Setting the scope of the investigation
Setting the scope of the investigation at the outset is crucial for a number of reasons, including controlling the costs of the investigation (including the costs of external advisers) and avoiding ‘mission creep’.
Once the scope of the investigation has been set, appropriate corporate authorisation should be obtained from senior management (eg the chief operating officer). The success of the investigation will depend to a large degree on the cooperation of those being investigated and the endorsement of senior management will be crucial in order to secure this cooperation.
The scope of the investigation may need to change, possibly rapidly, if facts come to light that suggest there has been an infringement of competition law in a new area to the one(s) already being investigated (for example in relation to a different product, or if it seems the anti-competitive behaviour had a wider geographic scope than originally anticipated).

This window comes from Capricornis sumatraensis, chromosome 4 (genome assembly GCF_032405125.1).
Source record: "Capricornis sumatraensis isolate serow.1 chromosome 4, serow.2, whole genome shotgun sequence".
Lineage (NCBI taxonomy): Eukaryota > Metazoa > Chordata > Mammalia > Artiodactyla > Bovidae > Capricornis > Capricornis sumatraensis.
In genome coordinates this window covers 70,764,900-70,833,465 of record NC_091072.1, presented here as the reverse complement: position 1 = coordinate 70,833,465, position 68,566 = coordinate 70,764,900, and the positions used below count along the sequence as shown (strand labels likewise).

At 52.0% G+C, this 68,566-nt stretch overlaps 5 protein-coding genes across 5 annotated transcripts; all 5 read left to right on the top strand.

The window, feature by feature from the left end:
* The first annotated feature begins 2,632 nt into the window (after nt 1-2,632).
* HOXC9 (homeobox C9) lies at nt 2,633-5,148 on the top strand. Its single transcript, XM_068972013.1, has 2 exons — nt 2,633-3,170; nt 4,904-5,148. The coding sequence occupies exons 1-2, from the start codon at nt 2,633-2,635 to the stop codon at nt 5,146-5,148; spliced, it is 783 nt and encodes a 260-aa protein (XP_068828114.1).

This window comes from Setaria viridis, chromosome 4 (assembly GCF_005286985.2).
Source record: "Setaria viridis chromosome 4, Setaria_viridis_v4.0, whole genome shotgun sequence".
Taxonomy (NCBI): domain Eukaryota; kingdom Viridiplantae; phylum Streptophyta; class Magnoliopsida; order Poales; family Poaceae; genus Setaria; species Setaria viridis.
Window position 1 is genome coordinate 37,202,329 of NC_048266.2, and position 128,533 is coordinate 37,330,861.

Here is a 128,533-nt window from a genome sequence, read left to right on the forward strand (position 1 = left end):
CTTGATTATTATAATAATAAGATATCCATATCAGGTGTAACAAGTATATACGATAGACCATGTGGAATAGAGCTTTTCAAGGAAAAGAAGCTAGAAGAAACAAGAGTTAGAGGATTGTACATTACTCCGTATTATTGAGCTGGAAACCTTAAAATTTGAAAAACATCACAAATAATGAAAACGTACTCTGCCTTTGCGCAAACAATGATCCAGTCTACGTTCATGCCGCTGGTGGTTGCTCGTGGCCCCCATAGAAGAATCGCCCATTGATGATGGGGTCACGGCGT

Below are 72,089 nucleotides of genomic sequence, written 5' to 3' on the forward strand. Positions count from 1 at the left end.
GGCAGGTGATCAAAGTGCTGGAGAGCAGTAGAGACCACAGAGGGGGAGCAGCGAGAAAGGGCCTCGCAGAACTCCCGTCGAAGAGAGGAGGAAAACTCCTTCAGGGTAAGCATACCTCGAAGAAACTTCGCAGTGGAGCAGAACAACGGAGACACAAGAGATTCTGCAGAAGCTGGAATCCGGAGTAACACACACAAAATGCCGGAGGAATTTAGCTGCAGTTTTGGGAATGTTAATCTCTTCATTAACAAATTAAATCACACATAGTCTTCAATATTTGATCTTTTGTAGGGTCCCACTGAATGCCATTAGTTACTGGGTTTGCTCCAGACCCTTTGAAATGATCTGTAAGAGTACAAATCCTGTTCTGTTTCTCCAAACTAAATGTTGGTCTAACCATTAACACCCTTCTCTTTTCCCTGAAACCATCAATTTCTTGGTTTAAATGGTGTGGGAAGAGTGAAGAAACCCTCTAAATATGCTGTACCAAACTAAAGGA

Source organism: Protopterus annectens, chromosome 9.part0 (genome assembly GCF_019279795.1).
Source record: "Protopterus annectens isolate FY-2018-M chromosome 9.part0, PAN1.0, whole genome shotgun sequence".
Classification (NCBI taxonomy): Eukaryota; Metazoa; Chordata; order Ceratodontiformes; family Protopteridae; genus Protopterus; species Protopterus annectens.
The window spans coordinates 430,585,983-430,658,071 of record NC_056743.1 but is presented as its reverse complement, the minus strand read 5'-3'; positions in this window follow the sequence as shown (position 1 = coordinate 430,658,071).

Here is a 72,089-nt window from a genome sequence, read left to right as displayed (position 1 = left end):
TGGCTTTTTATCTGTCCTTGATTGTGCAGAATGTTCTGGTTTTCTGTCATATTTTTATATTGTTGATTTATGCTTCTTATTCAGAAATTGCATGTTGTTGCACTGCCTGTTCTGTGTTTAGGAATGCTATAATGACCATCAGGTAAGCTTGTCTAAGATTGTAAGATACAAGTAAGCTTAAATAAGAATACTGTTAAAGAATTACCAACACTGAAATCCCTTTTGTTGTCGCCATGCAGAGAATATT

The investigation team should raise new issues or lines of enquiry that arise during the course of the investigation with the team leader so that urgent consideration can be given to whether these issues require further or separate investigation.
The scope of the investigation should be carefully considered in each case and defined sufficiently widely to ensure that the conclusions will withstand any subsequent challenge by (for example) an external regulator.